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I've been trying to get XSRF working on a webapp to no avail. I am looking at a typical login implementation.

I am following Google's code. I changed my web.xml to include:

<servlet>
    <servlet-name>xsrf</servlet-name>
    <servlet-class>com.google.gwt.user.server.rpc.XsrfTokenServiceServlet</servlet-class>
</servlet>
<servlet-mapping>
    <servlet-name>xsrf</servlet-name>
    <url-pattern>/gwt/xsrf</url-pattern>
</servlet-mapping>

<context-param>
    <param-name>gwt.xsrf.session_cookie_name</param-name>
    <param-value>JSESSIONID</param-value>
</context-param>

and extended XsrfProtectedServiceServlet on the server Impl file of my login service. It is my understanding that no other change is needed on the server. Do I need to add anything else, such as a method that returns an RpcToken here (as well as in the interface I am implementing)?

On the client side, I use annotations.

@XsrfProtect
@RemoteServiceRelativePath("login")
public interface LoginService extends RemoteService {
    String check(String user, String pass) throws IllegalArgumentExceptionhere;
}

This is probably where I am missing something. Google says on the tip: Tip: To specify which RpcToken implementation GWT should generate serializers for use @RpcTokenImplementation annotation. Not sure what that means or if I need another method here to return an RpcToken.

My async interface is like this:

public interface LoginServiceAsync {
    //Returns the Session ID
    void check(String user, String pass, AsyncCallback<String> callback);
}

Then for my actual RPC call, I wrap my code around the xsrf token request. I use code identical to google's:

XsrfTokenServiceAsync xsrf = (XsrfTokenServiceAsync)GWT.create(XsrfTokenService.class);
((ServiceDefTarget)xsrf).setServiceEntryPoint(GWT.getModuleBaseURL() + "xsrf");
xsrf.getNewXsrfToken(new AsyncCallback<XsrfToken>() {

    public void onSuccess(XsrfToken token) {
        LoginServiceAsync rpc = (LoginServiceAsync)GWT.create(LoginService.class);
        ((HasRpcToken) rpc).setRpcToken(token);

        // make XSRF protected RPC call
        rpc.check(user, pass, new AsyncCallback<String>() {
            // ...
        });
    }

    public void onFailure(Throwable caught) {
        try {
             throw caught;
        } catch (RpcTokenException e) {
        // Can be thrown for several reasons:
        //   - duplicate session cookie, which may be a sign of a cookie
        //     overwrite attack
        //   - XSRF token cannot be generated because session cookie isn't
        //     present
        } catch (Throwable e) {
        // unexpected
    }
});

The complain is I that the call to getNewXsrfToken fails as it doesn't know that xsrf location from the call here: GWT.getModuleBaseURL() + "xsrf". I get the feeling there is a token handshake missing which causes this error, but I am not sure.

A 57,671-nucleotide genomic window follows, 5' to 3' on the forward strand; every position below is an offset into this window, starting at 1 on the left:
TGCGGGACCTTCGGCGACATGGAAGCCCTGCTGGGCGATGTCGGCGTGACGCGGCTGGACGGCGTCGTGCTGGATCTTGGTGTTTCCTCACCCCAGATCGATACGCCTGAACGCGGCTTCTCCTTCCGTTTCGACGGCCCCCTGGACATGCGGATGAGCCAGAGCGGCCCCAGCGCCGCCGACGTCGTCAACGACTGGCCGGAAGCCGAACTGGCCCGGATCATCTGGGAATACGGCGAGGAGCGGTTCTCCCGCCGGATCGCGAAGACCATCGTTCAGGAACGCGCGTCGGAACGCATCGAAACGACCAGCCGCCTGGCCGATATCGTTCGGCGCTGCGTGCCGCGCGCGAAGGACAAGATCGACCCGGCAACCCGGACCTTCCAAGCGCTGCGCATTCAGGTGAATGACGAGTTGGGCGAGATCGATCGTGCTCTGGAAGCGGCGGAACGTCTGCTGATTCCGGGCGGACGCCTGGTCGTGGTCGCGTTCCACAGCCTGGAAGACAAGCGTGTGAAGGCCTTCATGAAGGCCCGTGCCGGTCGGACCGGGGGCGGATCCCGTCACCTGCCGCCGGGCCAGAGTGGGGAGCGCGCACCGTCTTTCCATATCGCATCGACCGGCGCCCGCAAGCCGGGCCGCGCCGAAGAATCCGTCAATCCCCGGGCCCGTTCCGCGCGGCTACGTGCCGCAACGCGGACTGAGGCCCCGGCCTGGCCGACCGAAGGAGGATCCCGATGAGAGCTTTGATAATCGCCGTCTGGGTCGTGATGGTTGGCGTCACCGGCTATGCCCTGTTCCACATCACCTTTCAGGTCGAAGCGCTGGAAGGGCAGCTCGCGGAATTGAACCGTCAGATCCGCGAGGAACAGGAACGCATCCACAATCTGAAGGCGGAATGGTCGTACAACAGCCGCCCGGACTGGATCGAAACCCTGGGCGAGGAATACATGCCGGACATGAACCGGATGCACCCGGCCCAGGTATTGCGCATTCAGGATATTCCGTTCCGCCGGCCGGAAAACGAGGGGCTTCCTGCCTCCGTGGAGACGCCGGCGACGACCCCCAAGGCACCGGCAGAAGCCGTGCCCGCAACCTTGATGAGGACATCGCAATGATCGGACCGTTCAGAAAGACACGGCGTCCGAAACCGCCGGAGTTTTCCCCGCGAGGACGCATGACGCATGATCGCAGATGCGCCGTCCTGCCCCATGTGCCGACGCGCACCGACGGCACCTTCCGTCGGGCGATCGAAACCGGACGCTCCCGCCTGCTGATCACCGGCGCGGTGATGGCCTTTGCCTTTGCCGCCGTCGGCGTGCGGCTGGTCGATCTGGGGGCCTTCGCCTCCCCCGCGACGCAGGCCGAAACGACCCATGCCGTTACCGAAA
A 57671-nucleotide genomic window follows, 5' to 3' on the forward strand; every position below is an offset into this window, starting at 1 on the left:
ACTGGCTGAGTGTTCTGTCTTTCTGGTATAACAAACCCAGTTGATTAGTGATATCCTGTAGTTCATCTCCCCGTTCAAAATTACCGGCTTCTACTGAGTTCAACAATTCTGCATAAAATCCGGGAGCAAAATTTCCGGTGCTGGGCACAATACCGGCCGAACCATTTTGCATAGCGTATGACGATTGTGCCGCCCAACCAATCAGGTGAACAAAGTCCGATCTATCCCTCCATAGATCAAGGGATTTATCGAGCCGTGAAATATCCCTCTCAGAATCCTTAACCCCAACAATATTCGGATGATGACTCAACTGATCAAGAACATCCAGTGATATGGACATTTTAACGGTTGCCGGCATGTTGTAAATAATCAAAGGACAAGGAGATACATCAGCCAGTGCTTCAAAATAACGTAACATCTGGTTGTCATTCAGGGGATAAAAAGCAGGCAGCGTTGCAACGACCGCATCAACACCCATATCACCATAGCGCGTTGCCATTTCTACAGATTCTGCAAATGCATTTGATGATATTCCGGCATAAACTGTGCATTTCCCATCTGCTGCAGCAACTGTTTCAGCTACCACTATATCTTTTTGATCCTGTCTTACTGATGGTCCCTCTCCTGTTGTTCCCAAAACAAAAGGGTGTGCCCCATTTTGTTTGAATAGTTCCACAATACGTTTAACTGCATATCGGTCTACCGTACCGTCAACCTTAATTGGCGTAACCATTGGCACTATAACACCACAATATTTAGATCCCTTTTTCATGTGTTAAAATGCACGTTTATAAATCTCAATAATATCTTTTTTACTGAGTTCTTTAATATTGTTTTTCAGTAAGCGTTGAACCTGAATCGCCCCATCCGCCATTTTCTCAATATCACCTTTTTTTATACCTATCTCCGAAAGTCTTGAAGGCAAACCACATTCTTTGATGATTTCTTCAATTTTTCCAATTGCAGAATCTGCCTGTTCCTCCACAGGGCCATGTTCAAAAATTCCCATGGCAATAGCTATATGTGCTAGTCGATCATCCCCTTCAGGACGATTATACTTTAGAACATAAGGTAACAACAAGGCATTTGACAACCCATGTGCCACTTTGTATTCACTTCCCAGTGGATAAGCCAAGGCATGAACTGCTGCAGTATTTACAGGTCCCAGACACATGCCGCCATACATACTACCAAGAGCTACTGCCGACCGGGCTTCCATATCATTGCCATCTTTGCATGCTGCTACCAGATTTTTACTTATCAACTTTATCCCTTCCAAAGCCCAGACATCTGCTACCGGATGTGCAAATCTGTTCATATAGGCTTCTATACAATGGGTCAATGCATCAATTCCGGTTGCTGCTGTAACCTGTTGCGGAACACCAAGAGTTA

Lastly, I also tried implementing Nick Siderakis' code but his example uses a JSP page which asks the server: XsrfTokenUtil.getToken(request.getSession().getId()). I do not want to use JSP pages and I have not figured out how to perform this without a jsp page. His code also diverges from the Google code example (i.e. he doesn't call getNewXsrfToken) which I do not know if it's the "prefered" google way of dealing with XSRF.

Any ideas as to what I am missing? Thanks.

EDIT

Solution below...

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1 Answer 1

up vote 3 down vote accepted

Ok I figured out the problem. I had to change GWT.getModuleBaseURL() + "xsrf" to "gwt/xsrf" in my code above as it wasn't pointing to the the right place, as I suspected. In addition, the server could not find a JSESSIONID cookie, so I followed this and added Cookies.setCookie("JSESSIONID", "JSESSIONID", null, null, "/", false); inside my onModuleLoad(). That did it. Cheers.

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1  
By the way, if you are using Tomcat you might want to use a different cookie name, like session-id, as suggested here to avoid cookie conflicts. –  iliask Apr 25 '12 at 14:08
    
HI, btw which string did you use for session value on the XSRF cookie?.. do you always user random or? –  Darwly Jun 20 '12 at 14:35
    
Hi, not sure what you mean. getNewXsrfToken does not take in an argument and it returns an XsrfToken. Then you setRpcToken(token) which by extending XsrfProtectedServiceServlet in your RPC service implementation, you are given for free. As far as the session cookie, all you do is: HttpSession session = this.getThreadLocalRequest().getSession(); and then session.getId() gives you the session id. –  iliask Jun 25 '12 at 9:36
    
well i saw my mestake... I was actually not generating a session from the javaserver, so the client had no cookie, so i needed to generate one on my own with the same name.. beacause i have a little more complicated architecture,and i need to use php-java bridge so i can share the same session, and as part of the php site, in javascript i am using XSRF on service toa javaserver, and I only had php session cookie, an no java session cookie... Thanks very much for your help, you helped me a lot in understanding how does this thing actually work :D –  Darwly Jun 25 '12 at 20:13

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